Two years ago we added bees to the Chiot’s Run Family. We picked up 10,000 ladies from Dave, a local guy who sells them. He knows what he’s talking about — these were the hives in his front yard.
On our way home, Mr. Chiot looked at me and said, “This has the makings of a horrible nightmare. The story would go something like this, ‘I picked up my package of bees and all was going well. I heard something in the back of the car and then a swarm of bees attacked my face. I ran off the road into a ditch ….'” We had a good laugh about that on our way home. Such a common misconception that bees are dangerous!
When we arrived home we proceeded to follow Dave’s instructions for, “the easy way to install a new package of bees”. It’s much different than the way the books tell you to do it. We decided his way sounded great, and, since he’s a veteran beekeeper, we figured he knew what he was talking about.
First we pried to lid off of the box of bees and then we removed the can of sugar syrup and the queen cage (the queens come in their own little cage inside the bigger cage of bees). Next, we put the small wooden lid back on to keep the bees inside until we wanted to release them.
Then, the box of bees is placed in an empty super on top of the bottom board of the hive (lid on it’s removed after we get the queen cage suspended above). This process takes the place of banging the box of bees and then dumping them into the hive, this seemed like a much “nicer” option, both for us and the bees.
We taped a piece of wood over the opening of the hive to keep the bees inside until we moved them outside.
We then proceeded to hang the queen cage in a super with frames (the part the bees build comb on) above the empty box that has the bee cage in it. We wired her in so that the bees could still reach her. She will be released into the hive in three days (thanks for the question Christy).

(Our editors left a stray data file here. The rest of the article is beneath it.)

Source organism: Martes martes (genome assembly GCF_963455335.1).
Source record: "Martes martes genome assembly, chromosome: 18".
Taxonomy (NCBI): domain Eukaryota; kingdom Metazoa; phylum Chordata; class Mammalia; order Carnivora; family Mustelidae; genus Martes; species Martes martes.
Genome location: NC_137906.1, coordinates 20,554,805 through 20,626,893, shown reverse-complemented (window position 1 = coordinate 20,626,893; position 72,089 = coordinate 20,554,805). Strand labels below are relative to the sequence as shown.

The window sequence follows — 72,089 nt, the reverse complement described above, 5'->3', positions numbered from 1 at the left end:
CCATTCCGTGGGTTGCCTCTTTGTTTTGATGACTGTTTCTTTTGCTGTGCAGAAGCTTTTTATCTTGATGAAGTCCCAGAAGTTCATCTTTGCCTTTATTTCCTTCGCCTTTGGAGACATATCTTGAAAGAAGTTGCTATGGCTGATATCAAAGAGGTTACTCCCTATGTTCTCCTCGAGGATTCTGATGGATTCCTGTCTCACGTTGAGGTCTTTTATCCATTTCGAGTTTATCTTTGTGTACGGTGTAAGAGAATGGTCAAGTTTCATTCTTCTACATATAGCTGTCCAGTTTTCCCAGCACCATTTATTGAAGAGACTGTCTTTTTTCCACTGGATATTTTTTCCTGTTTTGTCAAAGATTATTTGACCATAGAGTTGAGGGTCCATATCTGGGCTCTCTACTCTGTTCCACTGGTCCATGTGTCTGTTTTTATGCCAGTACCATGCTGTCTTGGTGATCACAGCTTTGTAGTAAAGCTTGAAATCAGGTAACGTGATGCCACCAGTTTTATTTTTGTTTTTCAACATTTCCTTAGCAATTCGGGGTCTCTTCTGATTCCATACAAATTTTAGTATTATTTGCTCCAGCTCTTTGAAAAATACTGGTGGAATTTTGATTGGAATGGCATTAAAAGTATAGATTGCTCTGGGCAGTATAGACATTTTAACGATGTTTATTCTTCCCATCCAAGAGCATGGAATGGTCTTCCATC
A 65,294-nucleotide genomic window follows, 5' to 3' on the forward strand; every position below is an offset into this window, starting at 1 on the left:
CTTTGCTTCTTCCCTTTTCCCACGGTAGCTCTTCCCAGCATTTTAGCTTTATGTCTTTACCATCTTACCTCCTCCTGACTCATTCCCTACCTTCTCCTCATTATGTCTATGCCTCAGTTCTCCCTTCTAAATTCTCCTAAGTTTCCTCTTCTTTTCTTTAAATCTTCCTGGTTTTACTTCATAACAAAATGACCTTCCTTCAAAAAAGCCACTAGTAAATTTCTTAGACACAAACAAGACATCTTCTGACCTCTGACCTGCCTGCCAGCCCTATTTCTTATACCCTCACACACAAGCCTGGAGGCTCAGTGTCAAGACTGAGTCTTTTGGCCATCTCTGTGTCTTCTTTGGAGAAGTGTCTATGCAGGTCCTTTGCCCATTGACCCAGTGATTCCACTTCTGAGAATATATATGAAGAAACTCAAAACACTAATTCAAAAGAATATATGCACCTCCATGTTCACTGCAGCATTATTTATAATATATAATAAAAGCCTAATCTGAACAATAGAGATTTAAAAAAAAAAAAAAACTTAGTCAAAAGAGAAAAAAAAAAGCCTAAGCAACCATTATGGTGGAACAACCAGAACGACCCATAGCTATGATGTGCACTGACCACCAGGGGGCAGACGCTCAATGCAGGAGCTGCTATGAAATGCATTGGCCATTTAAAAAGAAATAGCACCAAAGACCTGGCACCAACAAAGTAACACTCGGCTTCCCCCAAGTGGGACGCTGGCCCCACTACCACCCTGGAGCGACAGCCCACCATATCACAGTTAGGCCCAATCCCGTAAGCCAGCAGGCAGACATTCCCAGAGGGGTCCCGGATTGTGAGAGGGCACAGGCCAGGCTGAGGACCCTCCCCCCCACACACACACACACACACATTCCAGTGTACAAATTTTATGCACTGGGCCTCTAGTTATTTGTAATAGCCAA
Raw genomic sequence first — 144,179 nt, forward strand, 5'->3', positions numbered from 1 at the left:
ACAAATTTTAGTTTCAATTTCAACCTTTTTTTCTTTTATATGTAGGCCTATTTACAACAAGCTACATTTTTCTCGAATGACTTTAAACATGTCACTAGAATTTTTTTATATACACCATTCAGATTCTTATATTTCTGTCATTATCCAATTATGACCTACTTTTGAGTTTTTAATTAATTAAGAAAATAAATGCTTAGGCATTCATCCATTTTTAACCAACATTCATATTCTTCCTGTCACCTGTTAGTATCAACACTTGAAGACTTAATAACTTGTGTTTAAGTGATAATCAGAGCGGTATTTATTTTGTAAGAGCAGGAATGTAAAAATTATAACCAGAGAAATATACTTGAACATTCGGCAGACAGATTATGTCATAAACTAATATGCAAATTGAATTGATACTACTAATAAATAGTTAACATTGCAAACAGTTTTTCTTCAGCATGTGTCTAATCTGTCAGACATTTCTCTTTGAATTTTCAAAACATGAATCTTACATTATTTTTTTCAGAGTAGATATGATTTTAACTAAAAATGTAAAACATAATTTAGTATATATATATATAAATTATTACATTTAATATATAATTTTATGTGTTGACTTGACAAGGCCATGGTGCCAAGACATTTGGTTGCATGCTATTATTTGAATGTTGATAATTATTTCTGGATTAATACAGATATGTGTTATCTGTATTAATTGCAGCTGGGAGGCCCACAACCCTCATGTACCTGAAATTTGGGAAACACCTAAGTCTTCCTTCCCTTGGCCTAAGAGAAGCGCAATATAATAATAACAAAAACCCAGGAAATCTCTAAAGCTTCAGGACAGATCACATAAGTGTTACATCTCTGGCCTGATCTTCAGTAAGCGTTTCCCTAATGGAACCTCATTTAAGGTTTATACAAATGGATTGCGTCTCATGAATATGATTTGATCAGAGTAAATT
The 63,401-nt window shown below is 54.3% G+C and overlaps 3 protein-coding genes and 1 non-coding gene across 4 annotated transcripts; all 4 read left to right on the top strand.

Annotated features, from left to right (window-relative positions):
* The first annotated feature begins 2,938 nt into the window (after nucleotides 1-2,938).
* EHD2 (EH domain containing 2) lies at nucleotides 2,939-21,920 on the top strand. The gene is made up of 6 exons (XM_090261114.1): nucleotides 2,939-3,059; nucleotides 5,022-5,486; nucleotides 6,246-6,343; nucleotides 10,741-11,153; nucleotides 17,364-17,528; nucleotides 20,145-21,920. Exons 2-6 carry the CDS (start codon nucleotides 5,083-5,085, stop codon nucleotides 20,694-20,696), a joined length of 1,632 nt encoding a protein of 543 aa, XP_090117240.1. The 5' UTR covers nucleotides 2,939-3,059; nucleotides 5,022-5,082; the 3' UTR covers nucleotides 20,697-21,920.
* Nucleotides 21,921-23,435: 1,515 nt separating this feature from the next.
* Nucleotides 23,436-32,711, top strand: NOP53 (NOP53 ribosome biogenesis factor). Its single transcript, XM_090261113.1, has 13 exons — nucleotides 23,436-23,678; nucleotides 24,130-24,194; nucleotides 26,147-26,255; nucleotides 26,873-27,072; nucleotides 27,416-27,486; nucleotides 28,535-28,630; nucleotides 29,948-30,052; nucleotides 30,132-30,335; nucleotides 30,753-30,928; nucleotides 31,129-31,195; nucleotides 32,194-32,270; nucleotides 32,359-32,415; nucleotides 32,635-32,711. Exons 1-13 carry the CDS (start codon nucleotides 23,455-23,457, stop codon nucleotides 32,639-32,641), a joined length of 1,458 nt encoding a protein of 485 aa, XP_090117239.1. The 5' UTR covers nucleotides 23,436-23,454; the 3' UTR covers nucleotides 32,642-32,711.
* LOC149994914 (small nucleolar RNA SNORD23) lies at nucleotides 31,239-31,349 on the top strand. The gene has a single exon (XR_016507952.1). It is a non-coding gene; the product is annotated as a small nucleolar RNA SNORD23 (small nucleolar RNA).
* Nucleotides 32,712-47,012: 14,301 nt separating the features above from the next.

Her cage gets placed over to the side so that the jar of sugar syrup that we put on top to feed them doesn’t drip on her and get her wet.
After placing the super with the queen on top of the box that has the bee cage in it, we removed the lid from the box of bees below, then we placed the inner hive cover with a jar of sugar syrup on top so that the bees have something to eat.
Then, we put an empty box or two (we used two because they were small ones) and then the hive cover to keep them warm and to keep them inside. It was a much easier process than we were expecting, thanks to Dave’s great installation instructions and the cold weather which makes the bees pretty lethargic. We’ll definitely be using this method whenever we install bees from now on!
We kept our bees in the garage for a few days as Dave recommended because it was really cold outside (dipping down into the teens). When the weather warmed up after few days we moved the hive outside into its final destination. Then, we released the queen a few days later. Our bees did well that summer and last summer, but they failed to survive this past long cold winter. That means we’ll be doing this again, only we’re hoping to build Warre hives to put them in (an old fashioned top bar hive).
For more on this topic, see Package Bees vs. Nucs.
Guest post by Susy Morris, Grit.com
I can also be found at Chiot’s Run where I blog daily about gardening, cooking, local eating, maple sugaring, and other interesting things. You can also find me at Ethel Gloves, Simple, Green, Frugal, Co-op, Not Dabbling in Normal, and you can follow me on Twitter.
My method of installing a package is slightly different. Remove 4 frames and set the package into that space. Put a rubber band vertically around a frame, put the queen cage behind the rubber band to hold it in place. 5 days later remove package and queen cage and replace the other 4 frames. Done!
You said “…we’re hoping to build Warre hives…”. Any update on that endeavor?